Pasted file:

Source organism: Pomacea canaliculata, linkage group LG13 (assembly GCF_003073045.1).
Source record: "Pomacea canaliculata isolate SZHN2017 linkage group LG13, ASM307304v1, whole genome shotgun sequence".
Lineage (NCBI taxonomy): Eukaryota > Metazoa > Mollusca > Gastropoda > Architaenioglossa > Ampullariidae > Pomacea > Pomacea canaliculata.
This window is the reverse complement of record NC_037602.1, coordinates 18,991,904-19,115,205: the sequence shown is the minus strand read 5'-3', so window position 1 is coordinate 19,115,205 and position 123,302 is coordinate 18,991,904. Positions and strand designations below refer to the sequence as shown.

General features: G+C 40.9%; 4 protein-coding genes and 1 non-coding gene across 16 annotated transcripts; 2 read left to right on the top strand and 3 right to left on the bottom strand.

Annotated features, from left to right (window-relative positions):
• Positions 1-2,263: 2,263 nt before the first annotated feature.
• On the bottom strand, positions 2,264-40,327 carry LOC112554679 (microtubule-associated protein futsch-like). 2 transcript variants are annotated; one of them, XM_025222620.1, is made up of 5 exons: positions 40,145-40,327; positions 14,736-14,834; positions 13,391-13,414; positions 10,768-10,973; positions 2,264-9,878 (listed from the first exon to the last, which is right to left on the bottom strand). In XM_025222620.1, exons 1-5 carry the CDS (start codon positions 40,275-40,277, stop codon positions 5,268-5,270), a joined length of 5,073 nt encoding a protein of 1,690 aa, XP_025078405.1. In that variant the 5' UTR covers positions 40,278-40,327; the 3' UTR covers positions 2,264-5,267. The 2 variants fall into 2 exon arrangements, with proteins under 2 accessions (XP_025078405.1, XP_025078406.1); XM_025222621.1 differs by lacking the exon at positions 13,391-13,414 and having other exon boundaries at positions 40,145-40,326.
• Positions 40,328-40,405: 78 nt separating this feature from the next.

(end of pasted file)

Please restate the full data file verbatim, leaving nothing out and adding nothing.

Source organism: Pomacea canaliculata, linkage group LG13 (assembly GCF_003073045.1).
Source record: "Pomacea canaliculata isolate SZHN2017 linkage group LG13, ASM307304v1, whole genome shotgun sequence".
Lineage (NCBI taxonomy): Eukaryota > Metazoa > Mollusca > Gastropoda > Architaenioglossa > Ampullariidae > Pomacea > Pomacea canaliculata.
This window is the reverse complement of record NC_037602.1, coordinates 18,991,904-19,115,205: the sequence shown is the minus strand read 5'-3', so window position 1 is coordinate 19,115,205 and position 123,302 is coordinate 18,991,904. Positions and strand designations below refer to the sequence as shown.

General features: G+C 40.9%; 4 protein-coding genes and 1 non-coding gene across 16 annotated transcripts; 2 read left to right on the top strand and 3 right to left on the bottom strand.

Annotated features, from left to right (window-relative positions):
• Positions 1-2,263: 2,263 nt before the first annotated feature.
• On the bottom strand, positions 2,264-40,327 carry LOC112554679 (microtubule-associated protein futsch-like). 2 transcript variants are annotated; one of them, XM_025222620.1, is made up of 5 exons: positions 40,145-40,327; positions 14,736-14,834; positions 13,391-13,414; positions 10,768-10,973; positions 2,264-9,878 (listed from the first exon to the last, which is right to left on the bottom strand). In XM_025222620.1, exons 1-5 carry the CDS (start codon positions 40,275-40,277, stop codon positions 5,268-5,270), a joined length of 5,073 nt encoding a protein of 1,690 aa, XP_025078405.1. In that variant the 5' UTR covers positions 40,278-40,327; the 3' UTR covers positions 2,264-5,267. The 2 variants fall into 2 exon arrangements, with proteins under 2 accessions (XP_025078405.1, XP_025078406.1); XM_025222621.1 differs by lacking the exon at positions 13,391-13,414 and having other exon boundaries at positions 40,145-40,326.
• Positions 40,328-40,405: 78 nt separating this feature from the next.